Thunder I-T Rebuild
Read the full discussion here: http://westone.netboarder.com/t291-westone-thunder-1-t-rebuild
I found a knackered old Westone Thunder I-T guitar being sold as a project. It was in very poor condition, with many missing bits. I did not know if the electrics worked
Here’s what needed doing:
- Pickup selector switch broken
- Mini Toggle switch broken
- Nut missing
- Both pickup rings broken, and mounting screws all chewed up and rusty
- Missing machine head ferrule
- Bridge saddles rusted, all screws in nasty conditon
- Jack socket missing
- Tremolo cover missing
- Tremolo arm missing
- Some frets in poor condition
- 2 neck screws missing, others damaged
- wiring looks very shoddy..no idea if the pickups work
- Body has gouges and scrapes, paintwork in very bad condition
The body feels weighty and substantial and the neck looks good. I reckon all the rest is fixable with these two good fundamentals.
Close up of the damage
I found a matching machine head ferrule in my parts box and I had a spare Tremolo arm, bought for my Squier Strat but the wrong thread..it fit the Westone perfectly!
I won’t be returning it to black. I feel like a new colour.
I stripped the guitar down into its remaining component parts and assessed the damaged parts. Attempts were made to salvage them.
The bridge was very grungy and rusty…the saddles were stuck tight, needing my cutting wheel to get two of them off and all the screws were chewed up and useless. The only answer was to replace the set.
I got some Graphtech “string saver ferra glides” which have a graphite insert to ease the possibility of string breakage, but were pretty costly at £19.95. I cleaned up the base plate and tremolo block and re-assembled the whole thing.
The original bridge:
The rebuilt bridge:
The body was sanded with coarse sandpaper to remove the top coat of clear lacquer and give a good base for the wood filler I needed to use to fill the dents and gouges.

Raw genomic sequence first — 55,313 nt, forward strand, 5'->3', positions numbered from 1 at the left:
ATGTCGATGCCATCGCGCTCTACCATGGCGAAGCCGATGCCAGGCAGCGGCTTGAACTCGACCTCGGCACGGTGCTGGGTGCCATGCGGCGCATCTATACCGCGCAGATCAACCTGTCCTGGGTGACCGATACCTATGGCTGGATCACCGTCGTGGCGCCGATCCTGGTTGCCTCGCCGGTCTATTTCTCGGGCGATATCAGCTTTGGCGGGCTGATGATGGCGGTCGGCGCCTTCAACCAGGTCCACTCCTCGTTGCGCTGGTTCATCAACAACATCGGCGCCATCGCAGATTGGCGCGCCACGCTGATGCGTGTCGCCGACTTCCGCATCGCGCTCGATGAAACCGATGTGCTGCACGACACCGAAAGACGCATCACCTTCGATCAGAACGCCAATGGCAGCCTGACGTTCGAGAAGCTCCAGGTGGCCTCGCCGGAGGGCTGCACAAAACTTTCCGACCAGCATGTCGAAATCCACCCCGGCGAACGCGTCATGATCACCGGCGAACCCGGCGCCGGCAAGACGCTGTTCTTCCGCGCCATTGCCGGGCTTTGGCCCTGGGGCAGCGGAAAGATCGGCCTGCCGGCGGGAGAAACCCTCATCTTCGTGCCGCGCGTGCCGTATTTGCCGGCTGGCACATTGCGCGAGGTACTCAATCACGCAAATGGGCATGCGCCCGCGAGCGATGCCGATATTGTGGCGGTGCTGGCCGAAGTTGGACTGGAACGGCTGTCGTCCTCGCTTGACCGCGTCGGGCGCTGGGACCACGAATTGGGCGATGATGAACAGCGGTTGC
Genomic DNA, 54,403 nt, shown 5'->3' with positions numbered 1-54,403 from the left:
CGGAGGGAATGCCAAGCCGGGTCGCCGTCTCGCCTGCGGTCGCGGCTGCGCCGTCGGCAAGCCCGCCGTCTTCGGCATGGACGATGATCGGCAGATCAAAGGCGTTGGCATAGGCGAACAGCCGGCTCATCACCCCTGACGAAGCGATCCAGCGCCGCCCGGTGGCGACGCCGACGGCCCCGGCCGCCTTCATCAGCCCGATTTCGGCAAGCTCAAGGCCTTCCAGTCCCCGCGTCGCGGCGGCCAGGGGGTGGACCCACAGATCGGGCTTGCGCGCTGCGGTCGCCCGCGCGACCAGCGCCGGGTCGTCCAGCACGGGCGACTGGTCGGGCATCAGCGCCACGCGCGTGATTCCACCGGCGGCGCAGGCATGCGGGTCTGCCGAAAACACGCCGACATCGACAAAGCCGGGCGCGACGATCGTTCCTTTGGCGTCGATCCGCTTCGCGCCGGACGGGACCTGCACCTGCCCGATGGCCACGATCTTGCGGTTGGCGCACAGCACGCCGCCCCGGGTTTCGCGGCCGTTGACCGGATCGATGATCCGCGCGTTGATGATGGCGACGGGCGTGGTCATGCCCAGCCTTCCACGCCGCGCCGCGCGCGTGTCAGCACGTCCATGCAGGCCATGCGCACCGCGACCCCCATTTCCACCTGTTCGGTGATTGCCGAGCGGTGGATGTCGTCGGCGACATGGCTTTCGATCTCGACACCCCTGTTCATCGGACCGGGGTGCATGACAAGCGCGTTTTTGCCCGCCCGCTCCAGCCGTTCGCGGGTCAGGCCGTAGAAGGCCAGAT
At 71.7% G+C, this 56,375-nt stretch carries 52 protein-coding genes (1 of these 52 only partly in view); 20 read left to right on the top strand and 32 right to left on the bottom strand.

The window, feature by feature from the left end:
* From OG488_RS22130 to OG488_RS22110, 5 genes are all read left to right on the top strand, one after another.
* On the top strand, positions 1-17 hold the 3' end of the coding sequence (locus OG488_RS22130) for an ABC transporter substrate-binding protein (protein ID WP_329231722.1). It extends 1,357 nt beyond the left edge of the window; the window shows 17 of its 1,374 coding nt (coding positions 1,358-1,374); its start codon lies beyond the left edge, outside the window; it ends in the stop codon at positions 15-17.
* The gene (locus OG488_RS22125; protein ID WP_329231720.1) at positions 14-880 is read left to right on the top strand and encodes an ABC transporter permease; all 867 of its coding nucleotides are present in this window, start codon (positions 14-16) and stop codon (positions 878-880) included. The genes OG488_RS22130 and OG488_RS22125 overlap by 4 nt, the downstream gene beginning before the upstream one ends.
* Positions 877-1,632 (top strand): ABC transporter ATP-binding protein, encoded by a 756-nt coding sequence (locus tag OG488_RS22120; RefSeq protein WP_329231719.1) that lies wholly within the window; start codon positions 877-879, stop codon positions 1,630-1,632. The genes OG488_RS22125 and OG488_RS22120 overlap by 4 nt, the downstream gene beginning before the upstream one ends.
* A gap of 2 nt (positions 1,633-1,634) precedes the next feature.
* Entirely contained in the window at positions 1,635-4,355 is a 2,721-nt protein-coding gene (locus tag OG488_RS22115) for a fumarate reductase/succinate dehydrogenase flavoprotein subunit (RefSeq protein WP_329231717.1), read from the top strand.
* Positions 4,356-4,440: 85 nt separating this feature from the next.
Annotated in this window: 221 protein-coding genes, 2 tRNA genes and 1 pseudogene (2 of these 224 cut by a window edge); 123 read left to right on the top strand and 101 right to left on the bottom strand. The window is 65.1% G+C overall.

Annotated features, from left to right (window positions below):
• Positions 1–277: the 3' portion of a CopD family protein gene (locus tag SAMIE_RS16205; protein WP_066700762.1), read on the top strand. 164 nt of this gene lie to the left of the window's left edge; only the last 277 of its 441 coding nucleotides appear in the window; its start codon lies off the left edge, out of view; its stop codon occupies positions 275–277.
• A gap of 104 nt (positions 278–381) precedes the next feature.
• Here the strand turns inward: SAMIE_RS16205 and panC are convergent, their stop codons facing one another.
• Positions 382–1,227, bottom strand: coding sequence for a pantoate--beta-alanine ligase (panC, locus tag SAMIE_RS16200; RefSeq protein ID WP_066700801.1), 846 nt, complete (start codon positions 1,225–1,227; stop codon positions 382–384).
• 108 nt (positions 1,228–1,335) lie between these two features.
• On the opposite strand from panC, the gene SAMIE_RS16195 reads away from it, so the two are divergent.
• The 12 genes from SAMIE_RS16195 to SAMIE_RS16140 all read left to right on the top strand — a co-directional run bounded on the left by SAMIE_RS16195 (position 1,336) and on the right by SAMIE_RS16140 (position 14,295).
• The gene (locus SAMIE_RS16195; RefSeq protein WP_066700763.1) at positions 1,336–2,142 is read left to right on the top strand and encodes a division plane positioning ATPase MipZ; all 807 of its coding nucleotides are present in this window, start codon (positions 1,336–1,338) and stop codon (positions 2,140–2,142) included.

Here’s the body hanging on my washing line with the first “ghost” coat of primer, which gives a final indication of any rough areas before the remainder of the primer and top coat get applied.
The first coat of primer:
The rebuild used a selection of old and new parts. The neck only had 2 screws holding it in place, instead of the 4 it should have.I managed to find two more similar screws, and using the old neck plate I re-attached the neck. I also gave the frets a good cleaning.
I stuck in a new nut, using 2 part epoxy glue* guessing the position. I was hoping that I wouldn’t have to break the glue joint to re-position the nut, and luckily I got it right first time..phew!
* Editor’s note: Epoxy or Crazy glue is not recommended for this operation. Carpenter’s glue or simple PVA (white glue) is preferred since it will easily release with a tap if the nut needs replacing again in the future. Epoxy will cause damage to the headstock.
I decided on a Volvo car colour for the body, a dark blueish grey metallic colour from an aerosol can. I also needed grey primer, 2 cans of blue and 2 cans of clear lacquer as well as some 600 grit and 1500 grit wet and dry paper.
The paint is metallic and needs a clear lacquer coat to bring out the shine, so after a day or two of drying, I repeated the whole process with the clear coats. I gave the whole body a light sanding with 600 grit wet and dry to flat the surface back, taking out the worst of the unevenness from the finish.
The painted and polished body:
I polished the clear layers with a series of small pieces of glass paper, going from 1500 grit right up to 12,000 grit. (which feels like velvet). After a polishing the results are pretty spectacular. A glassy shiny smooth paint finish, which should be just as hard wearing as the original.
The original machine heads were reinstalled, along with the bridge, and the pickups with new screws and pickup rings. The wiring was fed through to the cavity, and a new pickup selector switch fitted.